Authority is not for Authors.

Most usages of “deconstruction,” “problematic,” and “performative” have nothing to do with how Big Name Theorists use them.

Authority is not for Authors.







3 responses to “Authority is not for Authors.”

  1. microglyphics Avatar

    I was underwhelmed at the other side of this link at the lack of perspective? Was this an attempt at PoMo by example? lol


    1. landzek Avatar

      Sorry. 😄

      The “art of Aphorism “ posts little somewhat ironic at times statements. Sometimes his statements are a little bit more profound. This one wasn’t as ironically profound as it was just a statement that I agree with.

      Particularly “performativity”. Most people use this word in a derogatory sense, as if it means that a person is being in authentic. I hear it all the time. These people think that they’re being all academic and intellectual by using the word, but I find that most of them don’t even know what it means in the developed theoretical sense. I understand it to me in the actuality of the individual in its movement or motion.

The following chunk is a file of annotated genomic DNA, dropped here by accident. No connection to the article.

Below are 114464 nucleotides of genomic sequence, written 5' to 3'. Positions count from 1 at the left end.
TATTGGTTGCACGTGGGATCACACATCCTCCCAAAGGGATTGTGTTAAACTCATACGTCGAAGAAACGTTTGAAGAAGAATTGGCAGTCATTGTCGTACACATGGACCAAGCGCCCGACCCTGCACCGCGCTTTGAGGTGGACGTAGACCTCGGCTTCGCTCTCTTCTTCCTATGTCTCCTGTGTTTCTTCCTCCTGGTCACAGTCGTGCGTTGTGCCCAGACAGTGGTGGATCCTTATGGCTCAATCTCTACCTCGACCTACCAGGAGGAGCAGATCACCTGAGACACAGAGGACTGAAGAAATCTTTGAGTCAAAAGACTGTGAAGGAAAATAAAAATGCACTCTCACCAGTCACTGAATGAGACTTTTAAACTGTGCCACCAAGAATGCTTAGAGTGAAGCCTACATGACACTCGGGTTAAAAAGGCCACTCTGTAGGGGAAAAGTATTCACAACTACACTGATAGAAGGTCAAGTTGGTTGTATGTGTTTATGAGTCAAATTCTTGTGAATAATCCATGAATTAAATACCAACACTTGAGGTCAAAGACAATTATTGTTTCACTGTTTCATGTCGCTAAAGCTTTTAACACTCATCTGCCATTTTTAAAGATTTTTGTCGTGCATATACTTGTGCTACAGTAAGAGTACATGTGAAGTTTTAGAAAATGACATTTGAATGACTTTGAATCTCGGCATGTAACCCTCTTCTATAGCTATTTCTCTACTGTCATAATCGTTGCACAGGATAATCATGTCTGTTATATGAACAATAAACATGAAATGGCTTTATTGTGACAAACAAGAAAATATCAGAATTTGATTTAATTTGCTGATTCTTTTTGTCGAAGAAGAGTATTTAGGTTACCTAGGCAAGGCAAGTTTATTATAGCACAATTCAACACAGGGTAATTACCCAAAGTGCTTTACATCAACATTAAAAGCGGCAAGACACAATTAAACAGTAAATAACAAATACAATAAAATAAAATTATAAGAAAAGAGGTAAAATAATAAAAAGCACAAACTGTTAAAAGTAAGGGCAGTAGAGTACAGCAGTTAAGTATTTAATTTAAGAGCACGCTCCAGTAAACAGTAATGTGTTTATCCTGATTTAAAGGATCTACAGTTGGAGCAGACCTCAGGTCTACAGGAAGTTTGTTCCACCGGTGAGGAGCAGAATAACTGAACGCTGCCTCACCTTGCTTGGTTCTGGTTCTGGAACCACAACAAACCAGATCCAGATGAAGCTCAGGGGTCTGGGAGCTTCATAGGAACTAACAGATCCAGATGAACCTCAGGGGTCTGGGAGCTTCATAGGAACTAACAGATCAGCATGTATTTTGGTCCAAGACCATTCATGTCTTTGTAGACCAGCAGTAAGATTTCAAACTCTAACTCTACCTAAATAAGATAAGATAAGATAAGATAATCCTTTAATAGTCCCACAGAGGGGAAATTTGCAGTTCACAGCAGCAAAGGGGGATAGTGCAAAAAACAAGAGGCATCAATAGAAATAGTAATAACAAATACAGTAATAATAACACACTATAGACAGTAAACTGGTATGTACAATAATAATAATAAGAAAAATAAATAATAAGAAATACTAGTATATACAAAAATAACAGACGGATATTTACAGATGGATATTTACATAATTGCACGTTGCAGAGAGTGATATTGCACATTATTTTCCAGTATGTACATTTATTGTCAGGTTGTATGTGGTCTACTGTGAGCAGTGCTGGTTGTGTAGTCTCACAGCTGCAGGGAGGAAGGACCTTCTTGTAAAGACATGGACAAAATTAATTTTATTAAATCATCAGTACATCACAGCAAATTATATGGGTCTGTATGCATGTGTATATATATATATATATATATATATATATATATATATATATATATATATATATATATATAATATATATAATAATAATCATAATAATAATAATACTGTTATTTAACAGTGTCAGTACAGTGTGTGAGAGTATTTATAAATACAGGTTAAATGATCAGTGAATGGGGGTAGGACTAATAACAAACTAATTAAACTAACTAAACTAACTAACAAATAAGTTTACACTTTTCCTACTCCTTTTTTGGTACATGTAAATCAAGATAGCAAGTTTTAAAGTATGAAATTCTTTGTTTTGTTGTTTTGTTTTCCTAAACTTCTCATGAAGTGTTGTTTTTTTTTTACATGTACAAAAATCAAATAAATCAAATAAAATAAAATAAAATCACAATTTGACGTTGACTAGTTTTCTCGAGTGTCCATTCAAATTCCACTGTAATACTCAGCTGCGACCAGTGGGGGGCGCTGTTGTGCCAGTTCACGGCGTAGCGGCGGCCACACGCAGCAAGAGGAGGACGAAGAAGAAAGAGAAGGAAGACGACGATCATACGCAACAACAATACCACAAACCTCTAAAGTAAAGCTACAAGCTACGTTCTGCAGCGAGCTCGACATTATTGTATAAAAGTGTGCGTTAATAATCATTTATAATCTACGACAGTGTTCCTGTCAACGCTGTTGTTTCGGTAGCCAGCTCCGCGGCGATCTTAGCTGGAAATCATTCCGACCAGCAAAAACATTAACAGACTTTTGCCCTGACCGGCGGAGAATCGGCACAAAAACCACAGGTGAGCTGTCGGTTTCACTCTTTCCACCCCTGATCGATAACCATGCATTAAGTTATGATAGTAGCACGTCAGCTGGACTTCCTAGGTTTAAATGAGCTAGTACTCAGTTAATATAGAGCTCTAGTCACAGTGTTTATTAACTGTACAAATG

So, how I understand it it is very similar to being genuine and authentic, not its opposite.

      Liked by 1 person

      1. microglyphics Avatar

        Interesting. My take is more from the perspective if JP Sartre or Judith Butler.

        In the case of Sartre’s waiter, his performance is of that as waiter, restricting his broader self. I see this at work, where acusations of not ‘acting’ professional are relatively common.

        In the case of Butler, it’s performing or expressing, but it cuts both ways. One could either perform to conform with external expectations or to conform with one’s own sense of self (whastever that translates to). The later case would comport with an authenticity claim: For example, Eddie Izzard is a CIS-male who performs as a transgender, dressing with female accoutrements.


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